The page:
Can religious liberty coexist alongside modern anti-discrimination law? That’s the question the Supreme Court will consider tomorrow when it hears oral argument in Masterpiece Cakeshop v. Colorado Civil Rights Commission.
The case arose when Charlie Craig and David Mullins, a gay couple, walked into the Masterpiece Cakeshop in Lakewood, Colorado, owned by Jack Phillips, a devout Christian. As with all of his customers, Phillips had no problem with selling the couple anything on his shelves. But he declined to make a custom-made cake for their upcoming wedding, citing his religious convictions. And he was willing to direct them to nearby bakeries that would design their wedding cake, as he had with others.
That wasn’t good enough for Craig and Mullins. They filed a complaint with the Colorado Civil Rights Commission alleging that Phillips had violated the Colorado Anti-Discrimination Act. Finding in their favor, the commission ordered Phillips, among other things, to conduct comprehensive staff training, including for his family members who worked in the bakery — “reeducation,” in effect. The commission’s decision put Phillips to a choice: Ignore his religious beliefs, or go out of business.
After supporters of Craig and Mullins picketed the bakery, Phillips lost 40 percent of his business and most of his employees. He appealed, but like courts around the country that have decided similar complaints against bakers, florists, photographers, and others, Colorado’s Court of Appeals upheld the commission and the Colorado Supreme Court declined review. The U.S. Supreme Court will now draw some lines, we hope.
A little history will put this case in perspective. Under common law, private parties were generally free to associate, or not, as they wished. There were exceptions, of course. Monopolies, common carriers, and public utilities had to serve everyone on reasonable terms. So also oftentimes for isolated public accommodations like inns and taverns. But service was generally not compelled where markets offered multiple choices, as here. In short, the presumption was on the side of freedom of association — and the implicit right to discriminate for any reason, good or bad, or no reason at all.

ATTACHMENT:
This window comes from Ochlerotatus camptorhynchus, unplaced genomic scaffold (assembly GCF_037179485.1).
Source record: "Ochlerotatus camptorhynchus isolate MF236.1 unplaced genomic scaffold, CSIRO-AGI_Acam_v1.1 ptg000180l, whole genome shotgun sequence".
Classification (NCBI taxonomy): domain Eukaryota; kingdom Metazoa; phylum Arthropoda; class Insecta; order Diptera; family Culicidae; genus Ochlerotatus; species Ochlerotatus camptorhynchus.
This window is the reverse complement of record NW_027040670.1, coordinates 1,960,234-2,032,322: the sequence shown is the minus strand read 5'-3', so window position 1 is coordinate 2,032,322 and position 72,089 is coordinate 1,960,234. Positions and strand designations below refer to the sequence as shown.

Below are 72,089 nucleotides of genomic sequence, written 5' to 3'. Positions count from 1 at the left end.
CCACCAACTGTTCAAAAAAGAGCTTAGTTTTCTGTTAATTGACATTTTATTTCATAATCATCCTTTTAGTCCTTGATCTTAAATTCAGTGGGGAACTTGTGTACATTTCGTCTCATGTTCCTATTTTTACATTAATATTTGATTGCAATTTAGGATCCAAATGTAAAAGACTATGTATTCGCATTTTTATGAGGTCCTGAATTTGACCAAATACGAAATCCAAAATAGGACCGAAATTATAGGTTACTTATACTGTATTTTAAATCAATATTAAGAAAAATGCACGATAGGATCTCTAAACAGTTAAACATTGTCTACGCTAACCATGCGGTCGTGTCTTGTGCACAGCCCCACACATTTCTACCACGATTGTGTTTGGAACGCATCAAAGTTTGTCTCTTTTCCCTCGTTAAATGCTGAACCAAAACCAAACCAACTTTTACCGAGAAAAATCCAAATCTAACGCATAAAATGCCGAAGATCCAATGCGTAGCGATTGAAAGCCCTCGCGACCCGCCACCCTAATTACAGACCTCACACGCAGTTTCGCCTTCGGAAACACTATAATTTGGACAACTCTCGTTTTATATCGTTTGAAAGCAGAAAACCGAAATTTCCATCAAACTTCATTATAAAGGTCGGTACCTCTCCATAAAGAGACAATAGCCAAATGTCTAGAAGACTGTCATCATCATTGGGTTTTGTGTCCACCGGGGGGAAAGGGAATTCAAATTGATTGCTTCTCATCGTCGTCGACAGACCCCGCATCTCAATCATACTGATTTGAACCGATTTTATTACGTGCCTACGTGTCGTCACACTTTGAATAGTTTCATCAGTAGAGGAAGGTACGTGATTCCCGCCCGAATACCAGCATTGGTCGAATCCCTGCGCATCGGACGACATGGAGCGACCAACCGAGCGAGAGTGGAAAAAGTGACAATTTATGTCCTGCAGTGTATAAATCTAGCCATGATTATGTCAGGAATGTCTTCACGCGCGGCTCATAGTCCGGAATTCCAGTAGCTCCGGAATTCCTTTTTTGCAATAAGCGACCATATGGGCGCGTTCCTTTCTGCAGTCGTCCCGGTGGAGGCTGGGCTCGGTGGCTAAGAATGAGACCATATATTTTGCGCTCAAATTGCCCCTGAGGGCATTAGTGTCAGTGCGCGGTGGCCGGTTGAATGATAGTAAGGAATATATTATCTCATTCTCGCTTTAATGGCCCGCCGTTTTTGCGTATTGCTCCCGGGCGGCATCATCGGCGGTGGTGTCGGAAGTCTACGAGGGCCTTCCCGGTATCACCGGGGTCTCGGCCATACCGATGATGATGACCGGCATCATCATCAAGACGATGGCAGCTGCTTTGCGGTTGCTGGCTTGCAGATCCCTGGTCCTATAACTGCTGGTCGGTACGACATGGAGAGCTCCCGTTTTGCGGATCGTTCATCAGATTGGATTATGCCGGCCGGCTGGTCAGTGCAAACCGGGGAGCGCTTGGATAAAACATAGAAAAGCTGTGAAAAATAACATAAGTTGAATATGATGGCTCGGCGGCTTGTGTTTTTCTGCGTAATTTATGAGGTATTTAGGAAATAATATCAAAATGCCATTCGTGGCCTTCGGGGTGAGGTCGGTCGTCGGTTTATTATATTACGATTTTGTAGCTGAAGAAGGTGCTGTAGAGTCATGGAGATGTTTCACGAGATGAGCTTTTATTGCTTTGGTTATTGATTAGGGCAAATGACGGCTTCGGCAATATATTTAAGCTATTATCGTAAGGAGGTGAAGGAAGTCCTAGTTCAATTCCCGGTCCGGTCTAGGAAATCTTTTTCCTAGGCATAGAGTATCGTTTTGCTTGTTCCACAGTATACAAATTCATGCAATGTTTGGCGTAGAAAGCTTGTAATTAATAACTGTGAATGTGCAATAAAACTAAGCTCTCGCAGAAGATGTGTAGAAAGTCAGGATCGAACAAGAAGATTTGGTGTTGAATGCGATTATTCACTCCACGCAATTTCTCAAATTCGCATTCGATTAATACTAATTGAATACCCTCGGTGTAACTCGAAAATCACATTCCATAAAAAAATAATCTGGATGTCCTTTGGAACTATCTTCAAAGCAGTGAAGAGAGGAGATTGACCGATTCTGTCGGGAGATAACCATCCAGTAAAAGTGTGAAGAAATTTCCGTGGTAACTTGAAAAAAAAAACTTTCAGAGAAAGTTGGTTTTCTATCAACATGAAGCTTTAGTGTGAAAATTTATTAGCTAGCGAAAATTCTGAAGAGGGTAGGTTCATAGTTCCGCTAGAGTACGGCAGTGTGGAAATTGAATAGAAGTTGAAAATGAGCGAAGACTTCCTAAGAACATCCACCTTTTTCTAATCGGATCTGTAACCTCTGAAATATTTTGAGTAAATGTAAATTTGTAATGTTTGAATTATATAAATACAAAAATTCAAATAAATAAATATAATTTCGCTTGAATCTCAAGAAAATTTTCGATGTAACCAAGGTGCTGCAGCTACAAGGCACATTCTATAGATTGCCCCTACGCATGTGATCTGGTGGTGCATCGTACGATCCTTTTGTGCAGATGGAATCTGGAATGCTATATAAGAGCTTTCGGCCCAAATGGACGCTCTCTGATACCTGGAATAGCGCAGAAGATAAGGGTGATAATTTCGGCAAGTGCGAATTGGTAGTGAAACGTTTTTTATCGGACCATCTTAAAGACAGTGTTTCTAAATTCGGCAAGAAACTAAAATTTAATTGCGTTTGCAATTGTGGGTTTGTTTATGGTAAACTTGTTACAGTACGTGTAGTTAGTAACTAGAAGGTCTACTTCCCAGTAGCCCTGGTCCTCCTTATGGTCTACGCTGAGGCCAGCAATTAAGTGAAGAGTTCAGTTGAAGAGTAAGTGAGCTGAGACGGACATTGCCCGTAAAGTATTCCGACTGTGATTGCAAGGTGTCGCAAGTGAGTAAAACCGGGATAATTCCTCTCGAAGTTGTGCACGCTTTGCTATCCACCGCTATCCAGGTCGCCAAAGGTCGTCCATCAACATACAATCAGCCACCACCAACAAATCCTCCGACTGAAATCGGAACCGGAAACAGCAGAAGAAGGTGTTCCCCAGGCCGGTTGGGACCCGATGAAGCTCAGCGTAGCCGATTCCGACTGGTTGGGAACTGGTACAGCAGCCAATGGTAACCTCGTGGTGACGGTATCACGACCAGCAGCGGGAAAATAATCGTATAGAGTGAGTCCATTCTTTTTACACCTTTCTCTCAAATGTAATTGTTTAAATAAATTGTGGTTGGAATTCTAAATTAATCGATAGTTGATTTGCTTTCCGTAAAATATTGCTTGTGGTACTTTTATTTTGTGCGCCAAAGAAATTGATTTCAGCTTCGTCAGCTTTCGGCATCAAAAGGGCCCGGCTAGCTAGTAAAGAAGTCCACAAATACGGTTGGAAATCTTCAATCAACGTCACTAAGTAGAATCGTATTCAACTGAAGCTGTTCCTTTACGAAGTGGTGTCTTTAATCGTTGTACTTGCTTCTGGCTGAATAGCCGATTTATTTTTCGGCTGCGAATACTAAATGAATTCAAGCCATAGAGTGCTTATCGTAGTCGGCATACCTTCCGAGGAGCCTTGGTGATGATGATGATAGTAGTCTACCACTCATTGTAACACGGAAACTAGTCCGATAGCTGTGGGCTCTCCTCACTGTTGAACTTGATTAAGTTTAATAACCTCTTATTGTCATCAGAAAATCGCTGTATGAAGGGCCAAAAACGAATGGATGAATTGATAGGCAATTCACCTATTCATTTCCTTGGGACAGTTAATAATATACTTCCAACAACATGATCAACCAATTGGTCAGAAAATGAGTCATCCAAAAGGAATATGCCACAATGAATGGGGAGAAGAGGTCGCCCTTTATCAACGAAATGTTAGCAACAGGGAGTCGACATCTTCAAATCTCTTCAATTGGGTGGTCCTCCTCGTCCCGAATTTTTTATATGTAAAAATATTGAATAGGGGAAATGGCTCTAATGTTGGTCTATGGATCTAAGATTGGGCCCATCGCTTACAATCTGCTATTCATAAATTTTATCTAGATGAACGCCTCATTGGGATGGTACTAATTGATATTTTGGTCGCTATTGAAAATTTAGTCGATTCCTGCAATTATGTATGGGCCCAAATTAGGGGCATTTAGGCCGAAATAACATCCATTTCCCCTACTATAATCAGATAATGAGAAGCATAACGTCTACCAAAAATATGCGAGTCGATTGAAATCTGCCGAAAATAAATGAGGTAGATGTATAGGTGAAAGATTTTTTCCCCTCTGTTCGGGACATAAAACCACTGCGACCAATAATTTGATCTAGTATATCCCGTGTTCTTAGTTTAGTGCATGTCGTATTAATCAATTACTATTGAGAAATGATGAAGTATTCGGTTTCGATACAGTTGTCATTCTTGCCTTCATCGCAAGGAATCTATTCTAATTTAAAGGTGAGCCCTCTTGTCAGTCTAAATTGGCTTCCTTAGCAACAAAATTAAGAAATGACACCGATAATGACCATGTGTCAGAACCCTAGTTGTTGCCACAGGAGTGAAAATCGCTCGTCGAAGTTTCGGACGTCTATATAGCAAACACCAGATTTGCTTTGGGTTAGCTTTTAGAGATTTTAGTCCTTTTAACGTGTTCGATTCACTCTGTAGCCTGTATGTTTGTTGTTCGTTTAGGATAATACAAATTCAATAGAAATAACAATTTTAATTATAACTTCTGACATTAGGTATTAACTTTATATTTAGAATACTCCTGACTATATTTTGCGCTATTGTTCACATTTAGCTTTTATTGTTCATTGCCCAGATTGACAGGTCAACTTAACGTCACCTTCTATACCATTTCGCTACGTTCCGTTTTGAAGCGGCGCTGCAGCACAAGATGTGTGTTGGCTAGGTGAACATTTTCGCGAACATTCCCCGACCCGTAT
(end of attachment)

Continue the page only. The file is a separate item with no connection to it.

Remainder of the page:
By contrast, public institutions, belonging to all of us, could not discriminate except on grounds related to their function. Slavery and Jim Crow made a mockery of that principle, of course. But when we decided finally to end segregation systematically, starting with the 1964 Civil Rights Act, we prohibited most private discrimination as well — probably the only way to break the back of institutionalized racism in the South.
We’re more than half a century beyond those days, even if prejudice of many kinds remains, as it always will at some level. The question now is what to do about it, especially when measures that seemed necessary decades ago intrude today on basic principles like freedom of association — and on so fundamental a principle as religious liberty. What have we come to when a law like Colorado’s enables a gay couple to bring the wrath of the state down upon an individual, driving him out of business, simply by requesting a custom-made cake, when the couple could easily go down the street to get that cake?
The conclusion is inescapable, buttressed by the state’s reeducation remedy, that Craig and Mullins were animated by what they saw as Phillips’s intolerance. But they read him wrongly. He was not asking the state to come down on them. And he was willing to sell them his ready-made goods. It was the next step that he was unwilling to take — to create a custom-made cake that implicated him in a ceremony inconsistent with his religious convictions. If there is intolerance here, it is from those who would force a man to choose between his religious beliefs and his livelihood.
Set aside the practical question of how, were the state to compel performance, it would police its quality: Would a disgruntled couple have a legal action against a baker whose heart was not in it? The broader concern, beyond this law’s implicit aim of driving “incorrect” views underground, is the failure of the law’s supporters to appreciate how freedom of association encourages a multitude of private religious and social associations in infinite variety, as the relatively unregulated world of websites makes perfectly clear. This law frustrates that by forcing people into associations they would not voluntarily choose. It’s time to start peeling back these efforts to regulate our associations and let them arise naturally, without the heavy hand of the state. And what better place to begin than with our first freedom?